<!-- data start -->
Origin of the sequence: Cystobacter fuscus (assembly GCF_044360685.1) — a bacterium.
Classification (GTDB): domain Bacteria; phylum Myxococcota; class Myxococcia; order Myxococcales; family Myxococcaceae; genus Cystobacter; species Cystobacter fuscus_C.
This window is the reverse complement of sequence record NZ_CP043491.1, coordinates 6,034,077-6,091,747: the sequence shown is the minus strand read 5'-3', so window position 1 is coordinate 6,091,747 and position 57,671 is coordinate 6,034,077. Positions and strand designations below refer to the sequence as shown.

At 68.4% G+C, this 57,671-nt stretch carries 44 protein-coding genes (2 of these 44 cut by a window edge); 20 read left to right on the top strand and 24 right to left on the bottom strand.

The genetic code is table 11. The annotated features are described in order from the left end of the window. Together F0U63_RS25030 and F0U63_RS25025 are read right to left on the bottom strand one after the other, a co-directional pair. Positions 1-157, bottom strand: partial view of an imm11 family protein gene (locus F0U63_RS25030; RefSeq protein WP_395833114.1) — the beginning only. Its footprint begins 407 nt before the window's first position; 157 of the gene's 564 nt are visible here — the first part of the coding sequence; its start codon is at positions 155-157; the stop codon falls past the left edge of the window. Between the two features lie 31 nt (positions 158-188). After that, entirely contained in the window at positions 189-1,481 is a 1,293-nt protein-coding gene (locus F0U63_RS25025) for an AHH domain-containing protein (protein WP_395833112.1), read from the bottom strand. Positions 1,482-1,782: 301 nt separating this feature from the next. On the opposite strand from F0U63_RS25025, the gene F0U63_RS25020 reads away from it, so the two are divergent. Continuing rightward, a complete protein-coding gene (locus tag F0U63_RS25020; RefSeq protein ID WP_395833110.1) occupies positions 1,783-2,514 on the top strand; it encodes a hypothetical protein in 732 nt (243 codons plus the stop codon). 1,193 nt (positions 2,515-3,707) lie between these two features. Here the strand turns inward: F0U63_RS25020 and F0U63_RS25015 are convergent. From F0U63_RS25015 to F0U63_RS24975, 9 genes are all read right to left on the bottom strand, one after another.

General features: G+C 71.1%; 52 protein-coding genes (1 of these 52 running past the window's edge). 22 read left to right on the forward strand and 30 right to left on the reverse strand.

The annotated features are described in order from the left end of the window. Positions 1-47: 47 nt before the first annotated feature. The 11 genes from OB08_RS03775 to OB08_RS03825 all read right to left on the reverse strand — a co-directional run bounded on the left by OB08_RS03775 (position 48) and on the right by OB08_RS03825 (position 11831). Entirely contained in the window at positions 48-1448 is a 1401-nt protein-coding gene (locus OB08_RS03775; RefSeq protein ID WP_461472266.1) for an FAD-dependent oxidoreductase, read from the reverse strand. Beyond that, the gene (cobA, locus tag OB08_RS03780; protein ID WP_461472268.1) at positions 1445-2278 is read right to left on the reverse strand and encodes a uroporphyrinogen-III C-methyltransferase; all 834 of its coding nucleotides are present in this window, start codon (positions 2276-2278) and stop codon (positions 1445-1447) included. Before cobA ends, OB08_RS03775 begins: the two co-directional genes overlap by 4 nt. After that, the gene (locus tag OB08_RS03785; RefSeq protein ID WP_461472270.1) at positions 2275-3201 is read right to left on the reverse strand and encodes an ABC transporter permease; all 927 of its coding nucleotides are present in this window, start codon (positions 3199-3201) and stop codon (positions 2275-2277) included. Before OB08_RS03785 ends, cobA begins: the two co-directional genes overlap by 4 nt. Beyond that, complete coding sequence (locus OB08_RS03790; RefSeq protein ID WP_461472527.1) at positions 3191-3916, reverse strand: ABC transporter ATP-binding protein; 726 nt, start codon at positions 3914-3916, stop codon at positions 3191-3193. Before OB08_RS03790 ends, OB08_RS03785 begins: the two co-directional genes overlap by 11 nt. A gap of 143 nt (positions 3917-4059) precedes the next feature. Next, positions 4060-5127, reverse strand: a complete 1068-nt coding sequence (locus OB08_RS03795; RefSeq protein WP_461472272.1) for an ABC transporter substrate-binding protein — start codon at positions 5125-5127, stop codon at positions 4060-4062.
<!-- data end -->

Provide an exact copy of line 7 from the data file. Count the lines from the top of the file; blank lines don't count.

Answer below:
The annotated features are described in order from the left end of the window. Positions 1-47: 47 nt before the first annotated feature. The 11 genes from OB08_RS03775 to OB08_RS03825 all read right to left on the reverse strand — a co-directional run bounded on the left by OB08_RS03775 (position 48) and on the right by OB08_RS03825 (position 11831). Entirely contained in the window at positions 48-1448 is a 1401-nt protein-coding gene (locus OB08_RS03775; RefSeq protein ID WP_461472266.1) for an FAD-dependent oxidoreductase, read from the reverse strand. Beyond that, the gene (cobA, locus tag OB08_RS03780; protein ID WP_461472268.1) at positions 1445-2278 is read right to left on the reverse strand and encodes a uroporphyrinogen-III C-methyltransferase; all 834 of its coding nucleotides are present in this window, start codon (positions 2276-2278) and stop codon (positions 1445-1447) included. Before cobA ends, OB08_RS03775 begins: the two co-directional genes overlap by 4 nt. After that, the gene (locus tag OB08_RS03785; RefSeq protein ID WP_461472270.1) at positions 2275-3201 is read right to left on the reverse strand and encodes an ABC transporter permease; all 927 of its coding nucleotides are present in this window, start codon (positions 3199-3201) and stop codon (positions 2275-2277) included. Before OB08_RS03785 ends, cobA begins: the two co-directional genes overlap by 4 nt. Beyond that, complete coding sequence (locus OB08_RS03790; RefSeq protein ID WP_461472527.1) at positions 3191-3916, reverse strand: ABC transporter ATP-binding protein; 726 nt, start codon at positions 3914-3916, stop codon at positions 3191-3193. Before OB08_RS03790 ends, OB08_RS03785 begins: the two co-directional genes overlap by 11 nt. A gap of 143 nt (positions 3917-4059) precedes the next feature. Next, positions 4060-5127, reverse strand: a complete 1068-nt coding sequence (locus OB08_RS03795; RefSeq protein WP_461472272.1) for an ABC transporter substrate-binding protein — start codon at positions 5125-5127, stop codon at positions 4060-4062.